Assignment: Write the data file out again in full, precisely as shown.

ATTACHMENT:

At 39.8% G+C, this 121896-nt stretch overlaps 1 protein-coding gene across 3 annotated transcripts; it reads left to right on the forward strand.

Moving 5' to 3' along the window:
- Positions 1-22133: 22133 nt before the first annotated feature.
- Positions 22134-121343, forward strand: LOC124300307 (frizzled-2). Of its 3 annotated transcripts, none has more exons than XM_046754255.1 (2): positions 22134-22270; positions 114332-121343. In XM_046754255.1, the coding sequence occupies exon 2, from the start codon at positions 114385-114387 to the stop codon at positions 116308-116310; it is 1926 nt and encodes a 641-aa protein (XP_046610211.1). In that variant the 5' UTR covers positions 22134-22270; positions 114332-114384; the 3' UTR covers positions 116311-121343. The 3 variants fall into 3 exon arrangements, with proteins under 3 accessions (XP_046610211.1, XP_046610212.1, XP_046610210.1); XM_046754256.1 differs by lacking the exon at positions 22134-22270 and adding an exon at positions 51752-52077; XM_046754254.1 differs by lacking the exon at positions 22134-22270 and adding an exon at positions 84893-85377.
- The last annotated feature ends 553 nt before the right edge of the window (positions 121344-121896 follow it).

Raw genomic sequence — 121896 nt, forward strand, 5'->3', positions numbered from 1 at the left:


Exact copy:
At 39.8% G+C, this 121896-nt stretch overlaps 1 protein-coding gene across 3 annotated transcripts; it reads left to right on the forward strand.

Moving 5' to 3' along the window:
- Positions 1-22133: 22133 nt before the first annotated feature.
- Positions 22134-121343, forward strand: LOC124300307 (frizzled-2). Of its 3 annotated transcripts, none has more exons than XM_046754255.1 (2): positions 22134-22270; positions 114332-121343. In XM_046754255.1, the coding sequence occupies exon 2, from the start codon at positions 114385-114387 to the stop codon at positions 116308-116310; it is 1926 nt and encodes a 641-aa protein (XP_046610211.1). In that variant the 5' UTR covers positions 22134-22270; positions 114332-114384; the 3' UTR covers positions 116311-121343. The 3 variants fall into 3 exon arrangements, with proteins under 3 accessions (XP_046610211.1, XP_046610212.1, XP_046610210.1); XM_046754256.1 differs by lacking the exon at positions 22134-22270 and adding an exon at positions 51752-52077; XM_046754254.1 differs by lacking the exon at positions 22134-22270 and adding an exon at positions 84893-85377.
- The last annotated feature ends 553 nt before the right edge of the window (positions 121344-121896 follow it).

Raw genomic sequence — 121896 nt, forward strand, 5'->3', positions numbered from 1 at the left: